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Innovation to rescue tobacco industry

By Everson Mushava

BALANCING economic and health interests has always been the world’s biggest nightmare, especially for tobacco producing countries that rely on the golden leaf for foreign export earnings.

For years, the World Health Organisation (WHO) has been advocating for an end to cigarette smoking, citing adverse health complications.

WHO has pushed for the banning of tobacco marketing since the 1970s, claiming that over two million people die every year due to smoking, hence the need to limit consumers’ exposure to products that will encourage them to start smoking.

The gradual decline of the cigarette industry has put tobacco producing countries, including Zimbabwe where the industry contributes to 10% of its gross domestic product, in a quandary.

Zimbabwe is ranked the highest tobacco producer in Africa and sixth in the world after China, Brazil, India, the USA and Indonesia.

In 2018 alone, Zimbabwe contributed 25% of the produce in Africa and 2,8% of the global tobacco crop.

But science and innovation has brought fresh hope to the troubled sector, and relief to Zimbabwe and other countries where the tobacco industry’s future looked gloomy due to the growing global anti-tobacco lobby, which is imposing tighter regulations and heavy taxes on the golden leaf.

The tobacco industry has been working in the past decade on developing alternative products that will reduce the risk of smoking among them; Philip Morris International, an American tobacco giant, through scientific research, claims switching completely from conventional combustible cigarettes to risk-modified innovations significantly reduces one’s exposure to harmful chemicals.

The company has produced a heating tobacco system; IQOS unique in that it heats tobacco, but does not burn it.  By heating tobacco in controlled temperatures, it significantly reduces the production of harmful chemicals produced through combustion.

The electronic IQOS device generates a nicotine-containing aerosol by heating tobacco-filled sticks wrapped in paper, specifically Marlboro Heatsticks, Marlboro Smooth Menthol Heatsticks and Marlboro Fresh Menthol Heatsticks, all brands by the American giant.

This was acknowledged by the US Food and Drug Administration (FDA) who in July gave Phillip Morris the greenlight to market its IQOS in the USA.
While Phillip Morris cannot claim that this product is safe, according to the FDA approval, other countries and public health organisations have supported its research and innovation.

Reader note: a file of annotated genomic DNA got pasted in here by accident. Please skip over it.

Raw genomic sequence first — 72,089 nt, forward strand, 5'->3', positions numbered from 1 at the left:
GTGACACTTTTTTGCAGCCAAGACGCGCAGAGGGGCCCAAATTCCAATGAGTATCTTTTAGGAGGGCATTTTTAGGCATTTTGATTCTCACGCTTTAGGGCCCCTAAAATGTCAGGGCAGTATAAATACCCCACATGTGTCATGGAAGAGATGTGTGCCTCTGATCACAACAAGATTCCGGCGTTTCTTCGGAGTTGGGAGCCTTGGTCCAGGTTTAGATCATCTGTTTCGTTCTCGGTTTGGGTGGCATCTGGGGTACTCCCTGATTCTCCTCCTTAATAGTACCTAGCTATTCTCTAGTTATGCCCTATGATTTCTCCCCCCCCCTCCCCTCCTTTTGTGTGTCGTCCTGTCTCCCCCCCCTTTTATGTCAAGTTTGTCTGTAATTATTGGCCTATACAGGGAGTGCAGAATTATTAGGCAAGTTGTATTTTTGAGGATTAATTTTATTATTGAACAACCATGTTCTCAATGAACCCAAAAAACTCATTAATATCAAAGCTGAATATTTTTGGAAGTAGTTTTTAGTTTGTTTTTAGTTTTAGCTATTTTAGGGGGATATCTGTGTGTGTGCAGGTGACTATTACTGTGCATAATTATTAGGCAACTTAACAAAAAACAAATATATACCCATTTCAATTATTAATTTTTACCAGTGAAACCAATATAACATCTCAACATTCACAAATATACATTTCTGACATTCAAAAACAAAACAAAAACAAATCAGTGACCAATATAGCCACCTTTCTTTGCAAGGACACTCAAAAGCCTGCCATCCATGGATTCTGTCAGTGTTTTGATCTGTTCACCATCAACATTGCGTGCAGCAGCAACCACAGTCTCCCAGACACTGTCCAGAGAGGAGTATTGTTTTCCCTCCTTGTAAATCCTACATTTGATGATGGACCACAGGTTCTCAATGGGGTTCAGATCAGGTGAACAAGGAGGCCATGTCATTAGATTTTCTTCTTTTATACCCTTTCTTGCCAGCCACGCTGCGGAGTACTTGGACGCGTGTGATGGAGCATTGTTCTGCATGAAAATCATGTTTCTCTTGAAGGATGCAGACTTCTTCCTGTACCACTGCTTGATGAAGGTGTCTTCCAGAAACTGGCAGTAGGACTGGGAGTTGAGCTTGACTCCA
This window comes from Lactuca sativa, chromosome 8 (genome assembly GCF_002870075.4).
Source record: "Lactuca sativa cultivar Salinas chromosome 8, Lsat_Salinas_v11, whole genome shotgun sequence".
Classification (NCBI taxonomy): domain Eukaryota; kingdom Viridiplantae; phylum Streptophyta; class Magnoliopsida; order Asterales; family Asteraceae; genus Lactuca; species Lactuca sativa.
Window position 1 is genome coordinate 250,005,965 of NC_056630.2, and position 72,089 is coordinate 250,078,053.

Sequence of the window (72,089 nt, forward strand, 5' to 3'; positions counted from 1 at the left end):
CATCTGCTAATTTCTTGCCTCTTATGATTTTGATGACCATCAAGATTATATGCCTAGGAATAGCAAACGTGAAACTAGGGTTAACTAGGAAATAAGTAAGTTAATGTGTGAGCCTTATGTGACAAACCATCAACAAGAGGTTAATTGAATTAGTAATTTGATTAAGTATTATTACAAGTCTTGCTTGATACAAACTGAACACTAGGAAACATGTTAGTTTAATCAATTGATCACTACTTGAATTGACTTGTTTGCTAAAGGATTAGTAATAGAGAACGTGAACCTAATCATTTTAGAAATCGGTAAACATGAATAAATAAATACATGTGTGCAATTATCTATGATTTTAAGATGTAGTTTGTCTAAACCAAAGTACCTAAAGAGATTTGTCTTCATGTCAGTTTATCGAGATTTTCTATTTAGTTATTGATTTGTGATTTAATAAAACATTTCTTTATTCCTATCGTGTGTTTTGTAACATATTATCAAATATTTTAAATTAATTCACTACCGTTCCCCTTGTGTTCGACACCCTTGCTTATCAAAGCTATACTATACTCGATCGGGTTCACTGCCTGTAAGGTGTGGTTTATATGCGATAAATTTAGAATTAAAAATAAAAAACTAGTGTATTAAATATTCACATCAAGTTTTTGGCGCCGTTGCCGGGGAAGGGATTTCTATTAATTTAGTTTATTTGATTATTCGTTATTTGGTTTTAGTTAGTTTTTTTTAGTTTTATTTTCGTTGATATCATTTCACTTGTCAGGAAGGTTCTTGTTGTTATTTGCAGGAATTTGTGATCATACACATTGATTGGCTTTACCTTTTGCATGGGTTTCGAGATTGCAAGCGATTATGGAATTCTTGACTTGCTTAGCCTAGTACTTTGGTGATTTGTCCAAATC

“I am proud to be the first president of Reduced-Risk Products (RRPs) for Philip Morris International,”says PMI’s former president Miroslaw Zielinski in a message on the company’s scientific website.

“RRPs are products that have the potential to reduce the risk of smoking-related diseases, when compared to cigarettes.”

“In my view, there is no objective more important than the development of RRPs that are acceptable to the millions of adult smokers, who continue to smoke.
“Today, less harmful products that provide satisfaction and taste are no longer wishful thinking — advancements in science and technology have made them a concrete possibility.

“Adult smokers around the world have increasingly shown that they want alternatives to cigarettes.”

He added: “Regulators and public health advocates have concluded that less risky products can benefit public health and that switching can be achieved without undermining prevention and cessation, although those policies must be supported.”

Mitch Zeller, JD, director of the FDA’s Centre for Tobacco Products, said: “Data submitted by the company shows that marketing these particular products with the authorised information could help addicted adult smokers transition away from combusted cigarettes and reduce their exposure to harmful chemicals, but only if they completely switch.”

“I hope this illustrative experiment helps people see the huge damage caused by smoking that could be avoided by switching to an e-cigarette.”

Lion Shahab, from University College London, told The Guardian in December 2018 that: “The false belief that vaping is as harmful as smoking could be preventing thousands of smokers from switching to e-cigarettes to help them quit.”

Once again, new prospects for the growth of the tobacco industry have been born, bringing back smiles to countries like Zimbabwe where the golden leaf is the major source of export earnings.

Lands and Agriculture deputy minister Douglas Karoro said the government welcomes any innovation that would promote the health of its consumers, while at the same time growing the local tobacco industry suffering negative perception from health organisations.

“There has been psychological warfare for many years, with health organisations preaching against smoking, obviously at the danger to our tobacco industry as they advocated for the ever-dropping incidence of cigarette smoking.“Innovations are ever advancing,” Karoro said.

“Of course, when innovations come, we are always guided by science through our experts.

“If it has benefits for the consumers, we will give it our full support.

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